Productivity for knowledge workers is not just measured in the amount of work they do, but their results. This can be frustrating when it comes to assessing outputs, especially in a macroeconomic sense for modern service based economies, but it needs to be assessed and we need to establish the factors that help knowledge workers be more innovative, collaborative and productive. In other words, productivity goes hand in hand with creativity.
Fortunately, we have a great deal of research on the sort of working culture and environment helps them to innovate.
To start with, a culture of innovation is likely to be reflected in an innovative approach to workplace design. This is why so many of the world’s great innovators, especially in the tech and creative sectors, inhabit offices that do away with sterile, traditional office design characteristics and incorporate more characterful elements and features that are obviously focused on creativity such as writable walls and plenty of informal meeting space. However, such characteristics cannot be simply imposed on a company that does not have an innovative culture. That must always come first.
We also know from both anecdotal and research evidence that our best ideas often come when our mind is wandering because we are focused on something else. Brainstorming may throw up ideas, and there should always be space for intense ideas generation, but the eureka moments often come when we are staring out of the window or going for a walk. So, any design should also allow for this.
The chance to think
Quiet work is not just about silence, but also a chance to think, muse and let the mind do its work. Daydreaming may be frowned upon in a traditional working culture, but it actually has a number of benefits for individuals and hence the firms that employ them. People enter a meditative state which allows for the processing of information from short term to long term memory. This process is often disrupted by technology and disruptions and we should rediscover the lost art of doing nothing if we are to benefit from the brain’s ability to process our thoughts and information into something productive.
It should almost go without saying that different types of meeting space produce different outcomes. In this regard, there is much the office can learn from the new forms of learning now commonplace in the higher education sector. The shift away from didactic forms of learning in which knowledge is transmitted from a lecturer or tutor to a room of largely silent student should be reflected in a similar shift in office design.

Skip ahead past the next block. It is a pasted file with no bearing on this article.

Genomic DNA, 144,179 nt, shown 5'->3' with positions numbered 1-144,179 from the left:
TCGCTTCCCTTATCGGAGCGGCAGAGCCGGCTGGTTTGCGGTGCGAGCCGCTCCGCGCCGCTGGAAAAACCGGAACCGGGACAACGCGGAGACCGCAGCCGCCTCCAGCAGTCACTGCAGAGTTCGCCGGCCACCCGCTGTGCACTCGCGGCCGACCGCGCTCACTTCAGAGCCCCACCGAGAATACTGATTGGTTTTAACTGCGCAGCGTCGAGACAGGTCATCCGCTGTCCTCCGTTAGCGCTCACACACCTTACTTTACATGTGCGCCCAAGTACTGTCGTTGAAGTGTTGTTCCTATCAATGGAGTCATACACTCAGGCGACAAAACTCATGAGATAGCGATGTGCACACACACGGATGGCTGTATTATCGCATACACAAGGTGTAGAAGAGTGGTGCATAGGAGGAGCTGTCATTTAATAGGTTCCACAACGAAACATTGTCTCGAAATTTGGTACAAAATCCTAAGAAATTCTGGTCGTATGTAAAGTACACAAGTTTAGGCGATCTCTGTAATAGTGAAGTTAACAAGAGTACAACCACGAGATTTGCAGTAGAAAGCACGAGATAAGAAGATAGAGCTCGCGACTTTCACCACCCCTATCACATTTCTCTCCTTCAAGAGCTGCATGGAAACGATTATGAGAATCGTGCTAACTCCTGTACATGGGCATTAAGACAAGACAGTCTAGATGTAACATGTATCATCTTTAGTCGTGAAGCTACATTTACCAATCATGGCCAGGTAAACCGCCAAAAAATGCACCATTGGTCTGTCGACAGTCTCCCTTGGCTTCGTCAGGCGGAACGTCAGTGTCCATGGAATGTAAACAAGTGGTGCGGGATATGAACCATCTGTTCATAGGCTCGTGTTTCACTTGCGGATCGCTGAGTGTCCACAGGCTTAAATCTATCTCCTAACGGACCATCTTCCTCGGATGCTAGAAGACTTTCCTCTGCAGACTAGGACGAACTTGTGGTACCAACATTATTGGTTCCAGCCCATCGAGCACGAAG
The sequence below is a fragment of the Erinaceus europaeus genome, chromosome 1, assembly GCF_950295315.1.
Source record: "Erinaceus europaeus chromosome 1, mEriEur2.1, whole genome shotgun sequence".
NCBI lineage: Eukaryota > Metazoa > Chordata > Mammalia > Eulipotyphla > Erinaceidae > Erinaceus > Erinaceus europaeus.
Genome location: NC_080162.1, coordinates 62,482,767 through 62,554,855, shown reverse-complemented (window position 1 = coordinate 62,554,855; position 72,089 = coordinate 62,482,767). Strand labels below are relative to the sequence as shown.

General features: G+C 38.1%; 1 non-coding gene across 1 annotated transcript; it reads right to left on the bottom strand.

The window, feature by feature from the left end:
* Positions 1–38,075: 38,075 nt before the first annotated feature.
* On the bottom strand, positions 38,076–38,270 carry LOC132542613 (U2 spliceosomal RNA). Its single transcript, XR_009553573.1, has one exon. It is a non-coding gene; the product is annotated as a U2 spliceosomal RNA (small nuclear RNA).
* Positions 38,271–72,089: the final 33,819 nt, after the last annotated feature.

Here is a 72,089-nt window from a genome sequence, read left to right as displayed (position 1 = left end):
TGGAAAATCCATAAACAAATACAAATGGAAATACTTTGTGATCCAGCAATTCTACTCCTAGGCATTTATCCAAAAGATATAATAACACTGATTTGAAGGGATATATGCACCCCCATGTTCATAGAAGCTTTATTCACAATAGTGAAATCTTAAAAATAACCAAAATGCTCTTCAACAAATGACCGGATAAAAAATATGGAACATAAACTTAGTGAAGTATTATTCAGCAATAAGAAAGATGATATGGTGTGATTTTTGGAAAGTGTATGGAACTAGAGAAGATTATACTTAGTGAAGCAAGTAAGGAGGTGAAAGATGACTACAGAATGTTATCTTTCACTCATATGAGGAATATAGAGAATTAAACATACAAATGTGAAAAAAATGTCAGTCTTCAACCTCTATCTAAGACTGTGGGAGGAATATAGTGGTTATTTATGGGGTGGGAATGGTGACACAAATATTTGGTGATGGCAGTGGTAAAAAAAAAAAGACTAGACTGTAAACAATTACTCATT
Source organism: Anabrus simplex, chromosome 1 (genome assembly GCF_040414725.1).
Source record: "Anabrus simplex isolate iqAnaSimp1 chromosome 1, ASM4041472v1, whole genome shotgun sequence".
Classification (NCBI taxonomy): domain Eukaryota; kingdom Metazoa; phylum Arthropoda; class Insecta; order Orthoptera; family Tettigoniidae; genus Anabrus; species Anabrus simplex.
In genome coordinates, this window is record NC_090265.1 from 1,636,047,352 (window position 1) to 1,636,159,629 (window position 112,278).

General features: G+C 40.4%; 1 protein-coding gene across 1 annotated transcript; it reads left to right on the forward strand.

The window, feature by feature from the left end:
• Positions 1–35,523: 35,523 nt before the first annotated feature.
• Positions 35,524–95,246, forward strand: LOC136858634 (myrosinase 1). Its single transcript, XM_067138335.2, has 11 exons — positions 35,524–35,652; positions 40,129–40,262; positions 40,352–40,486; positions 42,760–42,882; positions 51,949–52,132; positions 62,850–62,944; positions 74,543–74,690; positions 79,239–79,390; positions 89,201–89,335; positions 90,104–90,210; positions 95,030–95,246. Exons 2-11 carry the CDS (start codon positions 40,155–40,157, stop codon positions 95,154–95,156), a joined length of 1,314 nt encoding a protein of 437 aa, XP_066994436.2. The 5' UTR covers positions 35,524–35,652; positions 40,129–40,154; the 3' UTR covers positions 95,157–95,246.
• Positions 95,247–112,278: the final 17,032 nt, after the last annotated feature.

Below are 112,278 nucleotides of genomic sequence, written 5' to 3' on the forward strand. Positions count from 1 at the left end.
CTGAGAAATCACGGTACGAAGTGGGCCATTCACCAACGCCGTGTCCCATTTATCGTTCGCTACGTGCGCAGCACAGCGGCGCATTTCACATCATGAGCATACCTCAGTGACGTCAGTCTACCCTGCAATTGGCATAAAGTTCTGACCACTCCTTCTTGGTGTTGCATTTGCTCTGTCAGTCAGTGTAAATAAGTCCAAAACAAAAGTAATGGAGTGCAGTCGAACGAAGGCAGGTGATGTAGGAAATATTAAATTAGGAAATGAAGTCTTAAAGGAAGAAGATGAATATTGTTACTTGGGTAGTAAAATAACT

However, choice of settings is not just about the type of work carried out in the office but the different personality types that inhabit it. While creative workers may not work as well in a formal meeting space, there is always room to offer people choice.
There are other functional aspects of creativity that the workplace should foster. According to a study from Dr Nigel Oseland and Alexi Marmot Associates, innovation is about implementing an idea, not just coming up with an idea. It requires people to come together to share and test ideas along with bouts of solo activity when the idea is developed alone. This is something that can be done at home or in the office in specifically designed spaces.
Indeed, proximity to other people plays an important role in innovation. In their book The Organization and Architecture of Innovation, the academics Gunter Henn and Tom Allen present research demonstrating how organisational structure and physical space affect communication between people working in technical and knowledge based fields and they demonstrate how organisations can ‘transform both to increase the transfer of technical knowledge and maximize the communication for inspiration that is central to the innovation process’.
One other factor that seems to be important is the ability to experience new things. This has always been a challenge in an office setting which by its nature is fixed, but a workplace design that focuses on experiences and not just space can go a long way towards this within a culture that encourages people to work in different ways and different places. A perfect example of this can be found at the Sedus Smart Office.
A study carried out at Radboud University in the Netherlands found not only that the best ideas came from a pool of ideas but also that environments and cultures that disrupt routines actually create new synaptic pathways in the brain and hence new ideas. A workplace based on unallocated spaces and a choice of settings is cited in the research as a way of getting people away from their routines.
Another underappreciated workplace design element is nature. A 2015 report led by organisational psychologist Cary Cooper called The Global Impact of Biophilic Design in the Workplace found that employees who work in environments with natural elements report a 15 percent higher level of wellbeing, are 6 percent more productive and 15 percent more creative overall.
We may not always find it easy to measure productivity and creativity, but we know more and more about how to achieve them.